Now Ill turn it to the operator for your questions.

Questions and Answers

Operator

[Operator Instructions] Our first question today is coming from Erik Bass from Autonomous Research. Your line is now live.

Erik Bass
Analyst at Autonomous Research

Hi, Thank you. Can you provide some more color on the net flow drivers for PGIM in the quarter? And with interest rates continuing to move higher, can you talk about how this is affecting fixed income demand from both retail and institutional clients?

Andrew Francis Sullivan
Executive Vice President & Head of U. S. Businesses at Prudential Financial

Sure. Good Morning. Erik, its Andy. As weve discussed in the past, PGIM flows are going to vary from quarter-to-quarter, and were very focused and stay focused on our long-term track record. Were very proud of the fact that 18 of the last 19 years, weve had positive third-party flows. In the first quarter, we did experience $4.3 billion in net outflows. It was a challenging quarter for the fixed income U.S. mutual fund industry in general, and we were similarly affected. We saw $4.6 billion of retail outflows, almost entirely driven by retail investor repositioning out of fixed income. On the Institutional side, we saw a positive $300 million driven by flows into public fixed income and real estate.

We continue to think this is a good proof of our diversification. And on the Institutional side, we see algorithms actually positioning into fixed income given the rising rate environment. As we step back, our long-term track record remains very strong. We saw $55 billion in flows between 2017 and 2021, with $27 billion of that being on the retail side. That being said, we do think its fair to expect continued pressure on the retail fixed income industry as the rates and spreads continue to rise, but thats a near-term effect. As Rob said upfront, higher rates are good after the transitory period for the fixed income business.

Were very confident in the fact that we have the right products, the right strategies, exceptional long-term investment performance and great distribution and will be a net winner over time. One thing I wanted to add today, when we talk about flows is more around the private business that Rob talked about given that those are higher fee rate businesses. We continue to benefit from a very strong market for real estate and private credit. We were able to put $9.6 billion to work in the first quarter across real estate at PGIM private capital raise another $1.8 billion. So we are confident in PGIM and confident in a long-term track record.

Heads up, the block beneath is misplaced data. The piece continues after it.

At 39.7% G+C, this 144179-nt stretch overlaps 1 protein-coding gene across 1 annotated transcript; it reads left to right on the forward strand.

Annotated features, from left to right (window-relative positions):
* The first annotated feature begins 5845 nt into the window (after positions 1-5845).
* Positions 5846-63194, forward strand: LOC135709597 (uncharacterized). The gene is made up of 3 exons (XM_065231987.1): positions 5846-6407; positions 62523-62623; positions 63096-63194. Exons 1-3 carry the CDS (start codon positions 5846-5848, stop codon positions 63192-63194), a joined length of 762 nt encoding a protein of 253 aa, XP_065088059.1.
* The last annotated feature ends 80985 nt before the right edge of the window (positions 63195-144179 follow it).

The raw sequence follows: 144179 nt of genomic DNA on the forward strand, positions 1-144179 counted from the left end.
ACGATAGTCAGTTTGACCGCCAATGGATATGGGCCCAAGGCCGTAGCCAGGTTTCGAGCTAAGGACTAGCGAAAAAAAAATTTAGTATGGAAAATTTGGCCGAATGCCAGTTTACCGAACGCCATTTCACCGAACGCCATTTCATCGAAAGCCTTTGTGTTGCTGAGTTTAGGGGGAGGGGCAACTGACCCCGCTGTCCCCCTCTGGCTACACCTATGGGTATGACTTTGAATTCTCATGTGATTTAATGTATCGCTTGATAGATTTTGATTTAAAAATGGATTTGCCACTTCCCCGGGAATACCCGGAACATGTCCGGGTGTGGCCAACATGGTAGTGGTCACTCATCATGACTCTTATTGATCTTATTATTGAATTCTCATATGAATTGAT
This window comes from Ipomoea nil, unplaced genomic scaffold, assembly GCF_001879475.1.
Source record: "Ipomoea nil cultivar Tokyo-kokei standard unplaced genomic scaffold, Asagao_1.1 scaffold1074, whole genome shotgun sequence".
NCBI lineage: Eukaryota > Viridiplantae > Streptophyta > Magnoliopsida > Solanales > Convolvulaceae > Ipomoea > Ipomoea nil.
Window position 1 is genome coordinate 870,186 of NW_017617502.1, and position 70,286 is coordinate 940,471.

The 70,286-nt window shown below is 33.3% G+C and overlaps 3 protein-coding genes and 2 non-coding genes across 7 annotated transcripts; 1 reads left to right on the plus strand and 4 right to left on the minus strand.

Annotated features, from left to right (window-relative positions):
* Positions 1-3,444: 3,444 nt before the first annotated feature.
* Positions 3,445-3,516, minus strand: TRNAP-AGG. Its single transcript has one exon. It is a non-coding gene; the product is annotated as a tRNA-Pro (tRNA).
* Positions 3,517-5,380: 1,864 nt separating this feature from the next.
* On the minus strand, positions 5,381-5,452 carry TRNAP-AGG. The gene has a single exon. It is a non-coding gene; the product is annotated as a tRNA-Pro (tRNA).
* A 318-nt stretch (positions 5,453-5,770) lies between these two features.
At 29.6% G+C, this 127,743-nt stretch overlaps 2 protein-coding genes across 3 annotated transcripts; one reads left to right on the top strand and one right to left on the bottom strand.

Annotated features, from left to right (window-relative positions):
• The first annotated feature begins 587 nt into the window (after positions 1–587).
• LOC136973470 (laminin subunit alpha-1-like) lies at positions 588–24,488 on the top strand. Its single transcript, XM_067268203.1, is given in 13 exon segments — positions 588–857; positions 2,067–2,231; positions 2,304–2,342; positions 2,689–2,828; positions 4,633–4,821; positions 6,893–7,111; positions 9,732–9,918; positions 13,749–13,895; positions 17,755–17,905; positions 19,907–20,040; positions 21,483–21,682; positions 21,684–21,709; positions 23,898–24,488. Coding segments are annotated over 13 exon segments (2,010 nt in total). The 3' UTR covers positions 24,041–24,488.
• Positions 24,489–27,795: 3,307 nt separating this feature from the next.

Erik Bass
Analyst at Autonomous Research

Thank you. I appreciate all the color there. And then I was hoping that you could talk about the implications of the weaker yen for your Japan business in terms of earnings, capital and the demand for foreign currency-denominated products. And I realize that youre hedged for 2022, but can you just remind us what percentage of your earnings are in yen?

Kenneth Yutaka Tanji
Executive Vice President & Chief Financial Officer at Prudential Financial

Yes. Erik, its Ken. Ill start off on sort of the financial implications. And youre right, we do have a pretty established and, we think, a very effective hedging program. But first, its important to know that of our -- because of the success of us in the Japan market with U.S. dollar products, a substantial portion of our reserves and our assets backing those reserves are U.S. dollar-denominated. And that in combination with the fact that as a Japanese company, our expenses are almost exclusively denominated in yen. The combination of that results in our income from our Japan business being mostly -- nearly all of our U.S. -- our income in Japan is U.S. dollar denominated. What income we have denominated in yen, we hedged over three years. And we have a net equity capital hedge position as well. So its a long-established hedging approach, and we think it performs well, both from an accounting and economic standpoint.

Erik Bass
Analyst at Autonomous Research

Got it. And for the product demand with just -- you sell a lot of foreign currency denominated products [Indecipherable]

Kenneth Yutaka Tanji
Executive Vice President & Chief Financial Officer at Prudential Financial

Ill hand that over to Scott.